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Poem by John Donne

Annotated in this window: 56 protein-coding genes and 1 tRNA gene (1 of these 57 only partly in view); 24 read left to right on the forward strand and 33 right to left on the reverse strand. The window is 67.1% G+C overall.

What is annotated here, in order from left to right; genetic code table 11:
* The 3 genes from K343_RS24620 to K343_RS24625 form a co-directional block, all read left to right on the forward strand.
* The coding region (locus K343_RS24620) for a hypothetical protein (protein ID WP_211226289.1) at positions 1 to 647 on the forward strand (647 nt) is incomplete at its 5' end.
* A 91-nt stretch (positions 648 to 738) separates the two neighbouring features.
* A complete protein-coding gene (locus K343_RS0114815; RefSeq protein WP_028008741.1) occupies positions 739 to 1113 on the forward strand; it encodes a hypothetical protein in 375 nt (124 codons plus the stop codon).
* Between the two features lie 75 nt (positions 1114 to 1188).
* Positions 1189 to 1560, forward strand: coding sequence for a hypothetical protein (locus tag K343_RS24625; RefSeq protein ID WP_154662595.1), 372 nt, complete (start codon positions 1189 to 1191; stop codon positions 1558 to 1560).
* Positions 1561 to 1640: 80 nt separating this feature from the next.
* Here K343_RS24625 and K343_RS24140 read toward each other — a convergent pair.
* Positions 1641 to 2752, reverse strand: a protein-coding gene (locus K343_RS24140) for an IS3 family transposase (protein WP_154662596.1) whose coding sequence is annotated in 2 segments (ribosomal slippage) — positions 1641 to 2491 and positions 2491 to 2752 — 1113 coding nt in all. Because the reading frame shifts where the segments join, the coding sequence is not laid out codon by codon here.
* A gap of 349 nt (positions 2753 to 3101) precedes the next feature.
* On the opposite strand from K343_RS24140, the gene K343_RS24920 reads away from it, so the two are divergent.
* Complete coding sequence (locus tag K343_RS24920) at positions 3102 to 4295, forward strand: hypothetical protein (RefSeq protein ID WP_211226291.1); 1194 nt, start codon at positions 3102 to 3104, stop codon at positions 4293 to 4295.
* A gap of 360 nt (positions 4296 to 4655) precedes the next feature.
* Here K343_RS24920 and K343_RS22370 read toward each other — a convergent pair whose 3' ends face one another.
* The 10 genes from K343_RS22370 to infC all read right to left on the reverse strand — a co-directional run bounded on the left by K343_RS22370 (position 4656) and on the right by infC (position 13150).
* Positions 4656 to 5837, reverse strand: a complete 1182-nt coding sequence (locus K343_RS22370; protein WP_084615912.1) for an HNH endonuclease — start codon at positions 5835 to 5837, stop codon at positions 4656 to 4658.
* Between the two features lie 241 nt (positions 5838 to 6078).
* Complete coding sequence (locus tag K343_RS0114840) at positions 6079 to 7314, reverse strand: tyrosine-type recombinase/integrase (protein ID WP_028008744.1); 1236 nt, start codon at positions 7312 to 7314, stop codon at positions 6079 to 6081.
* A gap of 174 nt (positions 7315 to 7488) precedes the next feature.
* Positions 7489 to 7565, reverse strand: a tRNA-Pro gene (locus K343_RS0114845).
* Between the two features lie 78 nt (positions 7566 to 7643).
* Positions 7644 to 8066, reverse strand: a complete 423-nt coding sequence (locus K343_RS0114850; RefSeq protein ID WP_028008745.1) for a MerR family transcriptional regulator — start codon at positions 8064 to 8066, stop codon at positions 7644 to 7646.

ALL kings, and all their favourites, All glory of honours, beauties, wits, The sun it self, which makes time, as they pass, Is elder by a year now than it was When thou and I first one another saw. All other things to their destruction draw, Only our love hath no decay; This no to-morrow hath, nor yesterday; Running it never runs from us away, But truly keeps his first, last, everlasting day. Two graves must hide thine and my corse; If one might, death were no divorce. Alas ! as well as other princes, we —Who prince enough in one another be— Must leave at last in death these eyes and ears, Oft fed with true oaths, and with sweet salt tears; But souls where nothing dwells but love —All other thoughts being inmates—then shall prove This or a love increasèd there above, When bodies to their graves, souls from their graves remove. And then we shall be throughly blest; But now no more than all the rest. Here upon earth we're kings, and none but we Can be such kings, nor of such subjects be. Who is so safe as we? where none can do Treason to us, except one of us two. True and false fears let us refrain, Let us love nobly, and live, and add again Years and years unto years, till we attain To write threescore; this is the second of our reign.
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